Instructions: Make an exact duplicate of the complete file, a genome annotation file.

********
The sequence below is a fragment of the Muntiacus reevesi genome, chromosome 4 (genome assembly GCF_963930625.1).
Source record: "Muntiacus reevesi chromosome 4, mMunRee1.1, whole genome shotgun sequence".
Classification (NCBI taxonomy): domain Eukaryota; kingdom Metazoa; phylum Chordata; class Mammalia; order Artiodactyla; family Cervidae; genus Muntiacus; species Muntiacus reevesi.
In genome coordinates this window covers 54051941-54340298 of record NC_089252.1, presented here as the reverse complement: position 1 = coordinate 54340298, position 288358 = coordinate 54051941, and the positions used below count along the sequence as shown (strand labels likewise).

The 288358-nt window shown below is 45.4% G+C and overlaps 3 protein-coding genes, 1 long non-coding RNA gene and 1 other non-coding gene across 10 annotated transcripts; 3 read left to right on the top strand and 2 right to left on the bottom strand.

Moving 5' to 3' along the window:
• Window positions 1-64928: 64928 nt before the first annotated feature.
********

The sequence below is a fragment of the Muntiacus reevesi genome, chromosome 4 (genome assembly GCF_963930625.1).
Source record: "Muntiacus reevesi chromosome 4, mMunRee1.1, whole genome shotgun sequence".
Classification (NCBI taxonomy): domain Eukaryota; kingdom Metazoa; phylum Chordata; class Mammalia; order Artiodactyla; family Cervidae; genus Muntiacus; species Muntiacus reevesi.
In genome coordinates this window covers 54051941-54340298 of record NC_089252.1, presented here as the reverse complement: position 1 = coordinate 54340298, position 288358 = coordinate 54051941, and the positions used below count along the sequence as shown (strand labels likewise).

The 288358-nt window shown below is 45.4% G+C and overlaps 3 protein-coding genes, 1 long non-coding RNA gene and 1 other non-coding gene across 10 annotated transcripts; 3 read left to right on the top strand and 2 right to left on the bottom strand.

Moving 5' to 3' along the window:
• Window positions 1-64928: 64928 nt before the first annotated feature.